did not justify the time required for reading. (The document
index at the end of Volume VIII is marked to indicate which
documents were introduced, either in whole or in part, in
evidence.) Of more than 800 American documents so far
introduced in evidence, a small number were received through
judicial notice or oral summarization, while some 500 were
read, in part or in whole, in court. Approximately 200
evidence in the first few days of the trial, under an
earlier ruling of the Tribunal which admitted documents without 
reading, an merely on filing with the court after proof of 
authenticity. Of the documents not now in evidence and thus not 
before the Tribunal for consideration in reaching its decision, many 
have been turned over to the French and Soviet prosecuting staffs an,
by the time these volumes are published, will have been
introduced in the course of their cases. Others will have
been put before the Tribunal by the American case in
rebuttal or utilized in crossexamining witnesses called by the defense.

This publication includes a series of affidavits prepared
under the direction of Col. John Harlen Amen, chief of the
OCC Interrogation Division. Those which were introduced into
evidence are listed among the documents in the PS series. A
number of affidavits which were not offered to the Tribunal
are printed in a

                                                   [Page ix]
separate section at the end of the document series.
Affidavits of the latter type were prepared in an attempt to
eliminate surprise by delineating clearly the testimony
which the affiant might be expected to give in court, should
it be decided to call him as a witness. In the case of the
affiants who testified in court, their affidavitS represent
a substantially accurate outline of their testimony on
direct examination. Others of the affiants may, by the time
of publication, have been called as rebuttal witnesses for
the prosecution. In addition, there are included selected
statements of certain defendants and prisoners written to
the prosecutors from prison. It should be mentioned in this
connection that as a result of many months of exhaustive
questioning of the defendants, prisoners of war, and other 
potential witnesses, the Interrogation Division has harvested 
approximately 15,000 typewritten pages of valuable and previously unavailable
information on a variety of subjects. These extensive
transcripts represent approximately 950 individual
interrogations and are presently being edited and catalogued
in Nurnberg so that the significant materials may be
published in a useful form and within a manageable scope, as
a supplement to these present volumes.

This collection also includes approximately 200 documents
obtained and processed by the British prosecuting staff,
known as the British War Crimes Executive, and presented in
substantiation of Count II of the Indictment, which the
British delegation assumed the responsibility of proving. It
seems altogether fitting that these documents should be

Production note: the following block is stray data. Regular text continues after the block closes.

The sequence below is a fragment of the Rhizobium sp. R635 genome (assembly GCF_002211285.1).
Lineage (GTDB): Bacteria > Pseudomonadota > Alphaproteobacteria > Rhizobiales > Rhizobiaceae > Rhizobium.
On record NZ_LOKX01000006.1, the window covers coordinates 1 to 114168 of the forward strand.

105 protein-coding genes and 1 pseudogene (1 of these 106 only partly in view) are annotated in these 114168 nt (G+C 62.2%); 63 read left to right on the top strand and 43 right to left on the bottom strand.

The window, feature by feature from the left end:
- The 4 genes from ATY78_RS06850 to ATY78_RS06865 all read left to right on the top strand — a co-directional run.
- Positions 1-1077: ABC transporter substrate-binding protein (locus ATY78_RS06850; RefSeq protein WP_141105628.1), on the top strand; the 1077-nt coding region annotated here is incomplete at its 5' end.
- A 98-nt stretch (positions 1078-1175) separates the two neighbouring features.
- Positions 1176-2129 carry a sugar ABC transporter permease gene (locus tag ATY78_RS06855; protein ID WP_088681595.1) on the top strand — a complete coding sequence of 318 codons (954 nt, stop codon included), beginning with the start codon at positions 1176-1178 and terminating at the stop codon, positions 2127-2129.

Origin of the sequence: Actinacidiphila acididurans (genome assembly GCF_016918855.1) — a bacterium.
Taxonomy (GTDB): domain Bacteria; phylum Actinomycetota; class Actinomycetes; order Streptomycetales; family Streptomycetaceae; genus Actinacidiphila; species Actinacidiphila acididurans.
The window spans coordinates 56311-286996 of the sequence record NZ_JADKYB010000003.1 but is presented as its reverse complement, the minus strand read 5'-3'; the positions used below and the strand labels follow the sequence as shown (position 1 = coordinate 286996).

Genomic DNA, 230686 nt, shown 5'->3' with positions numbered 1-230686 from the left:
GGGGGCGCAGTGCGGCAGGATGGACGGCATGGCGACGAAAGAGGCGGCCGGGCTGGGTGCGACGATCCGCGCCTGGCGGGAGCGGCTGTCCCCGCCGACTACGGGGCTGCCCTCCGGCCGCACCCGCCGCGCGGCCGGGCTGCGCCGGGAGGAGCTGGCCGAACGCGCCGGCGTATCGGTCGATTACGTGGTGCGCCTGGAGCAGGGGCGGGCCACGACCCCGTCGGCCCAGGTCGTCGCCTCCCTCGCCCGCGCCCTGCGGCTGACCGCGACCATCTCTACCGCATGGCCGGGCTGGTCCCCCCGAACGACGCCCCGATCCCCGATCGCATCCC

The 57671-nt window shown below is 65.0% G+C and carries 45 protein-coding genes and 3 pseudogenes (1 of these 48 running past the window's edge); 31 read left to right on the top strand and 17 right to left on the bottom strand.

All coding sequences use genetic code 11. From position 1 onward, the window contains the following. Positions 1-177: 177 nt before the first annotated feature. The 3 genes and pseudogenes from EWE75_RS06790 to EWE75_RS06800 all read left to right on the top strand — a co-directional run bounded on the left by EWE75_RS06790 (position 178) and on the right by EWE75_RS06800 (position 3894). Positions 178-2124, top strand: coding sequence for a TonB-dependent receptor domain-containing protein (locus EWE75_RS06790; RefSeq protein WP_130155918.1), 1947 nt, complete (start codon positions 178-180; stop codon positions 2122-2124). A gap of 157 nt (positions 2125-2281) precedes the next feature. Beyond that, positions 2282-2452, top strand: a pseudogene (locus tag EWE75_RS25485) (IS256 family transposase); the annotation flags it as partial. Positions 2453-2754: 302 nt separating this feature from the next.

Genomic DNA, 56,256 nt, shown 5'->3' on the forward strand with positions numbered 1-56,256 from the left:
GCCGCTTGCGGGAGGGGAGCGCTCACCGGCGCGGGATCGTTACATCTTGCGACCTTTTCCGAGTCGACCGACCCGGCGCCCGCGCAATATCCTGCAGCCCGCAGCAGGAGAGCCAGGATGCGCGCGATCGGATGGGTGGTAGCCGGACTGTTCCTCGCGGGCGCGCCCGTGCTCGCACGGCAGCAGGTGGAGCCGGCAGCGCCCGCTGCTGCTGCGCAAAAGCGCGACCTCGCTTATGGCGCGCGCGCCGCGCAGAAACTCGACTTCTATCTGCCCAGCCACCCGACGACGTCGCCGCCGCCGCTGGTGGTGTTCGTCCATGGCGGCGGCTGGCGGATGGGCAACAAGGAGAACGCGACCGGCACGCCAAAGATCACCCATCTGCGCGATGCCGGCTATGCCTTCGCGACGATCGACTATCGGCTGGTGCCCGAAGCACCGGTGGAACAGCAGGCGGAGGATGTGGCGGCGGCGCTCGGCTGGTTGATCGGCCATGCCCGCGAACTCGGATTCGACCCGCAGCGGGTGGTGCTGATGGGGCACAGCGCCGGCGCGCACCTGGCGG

included in these volumes since, in proving illegal acts of
aggression, they naturally supplement the American documents
proving the illegal conspiracy to commit aggression. The
American prosecuting staff is grateful to Sir Dand Maxwell-
Fyfe, the British Deputy Chief Prosecutor
from whom and from the goodly company of whose associates
there has ever been the most generous cooperation, for
consent to the publication of the British documents by the
United States Government.

Under the division of the case agreed on by the Chief
Prosecutors of the four Allied nations, the French and
Soviet delegates are responsible for the presentation of
evidence bearing on the proof of Count III (War Crimes) and
Count IV (Crimes against humanity) of the Indictment. The
French case will concern itself with these crimes when
committed in the West, while the Russian evidence will
concern the commission of these crimes in the East. None of
the documents obtained by these two prosecuting nations are
included in these volumes. The reason is that, this writing,
the French case has just commenced and the e case will not
be reached for several weeks. Since one of

                                                    [Page x]
the objects of this undertaking is to acquaint the American
public at the earliest opportunity with the character of the
evidence produced by its representatives, there seems no
justification in delaying publication until the close of the
French and Russian cases, when all the prosecution documents
will be available. As is indicated by the title of these
present volumes, Nazi Conspiracy and Aggression, this
collection relates only to Counts I and II of the
Indictment, or one-half of the prosecution case. It is to be hoped,
however, that supplementary volumes containing the French
and Soviet documents may be published at a later time.

Finally, this collection, by its nature limited to a part of
the prosecution case, does not of course purport to present
the whole story of the evidence adduced at Nurnberg. The
evidence and arguments of defense counsel will not be
presented for some time, and the text of these matters will,
if possible, be included in any additional volumes, which it
may become possible to publish.